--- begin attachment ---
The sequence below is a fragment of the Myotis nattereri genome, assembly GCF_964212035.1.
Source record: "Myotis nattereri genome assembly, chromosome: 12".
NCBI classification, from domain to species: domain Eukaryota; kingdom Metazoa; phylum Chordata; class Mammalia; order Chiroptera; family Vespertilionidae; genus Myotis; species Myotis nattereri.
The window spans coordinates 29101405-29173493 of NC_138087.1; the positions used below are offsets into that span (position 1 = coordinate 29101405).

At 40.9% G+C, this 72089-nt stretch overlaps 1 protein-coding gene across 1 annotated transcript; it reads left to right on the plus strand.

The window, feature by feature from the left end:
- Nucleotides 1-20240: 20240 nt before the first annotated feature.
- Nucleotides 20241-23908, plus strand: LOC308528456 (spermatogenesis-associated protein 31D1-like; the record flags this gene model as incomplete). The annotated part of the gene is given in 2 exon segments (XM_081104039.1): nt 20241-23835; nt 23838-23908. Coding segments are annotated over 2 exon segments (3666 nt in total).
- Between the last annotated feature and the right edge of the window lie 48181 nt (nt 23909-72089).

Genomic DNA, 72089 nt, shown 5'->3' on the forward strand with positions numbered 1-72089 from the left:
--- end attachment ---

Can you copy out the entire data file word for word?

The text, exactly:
The sequence below is a fragment of the Myotis nattereri genome, assembly GCF_964212035.1.
Source record: "Myotis nattereri genome assembly, chromosome: 12".
NCBI classification, from domain to species: domain Eukaryota; kingdom Metazoa; phylum Chordata; class Mammalia; order Chiroptera; family Vespertilionidae; genus Myotis; species Myotis nattereri.
The window spans coordinates 29101405-29173493 of NC_138087.1; the positions used below are offsets into that span (position 1 = coordinate 29101405).

At 40.9% G+C, this 72089-nt stretch overlaps 1 protein-coding gene across 1 annotated transcript; it reads left to right on the plus strand.

The window, feature by feature from the left end:
- Nucleotides 1-20240: 20240 nt before the first annotated feature.
- Nucleotides 20241-23908, plus strand: LOC308528456 (spermatogenesis-associated protein 31D1-like; the record flags this gene model as incomplete). The annotated part of the gene is given in 2 exon segments (XM_081104039.1): nt 20241-23835; nt 23838-23908. Coding segments are annotated over 2 exon segments (3666 nt in total).
- Between the last annotated feature and the right edge of the window lie 48181 nt (nt 23909-72089).

Genomic DNA, 72089 nt, shown 5'->3' on the forward strand with positions numbered 1-72089 from the left: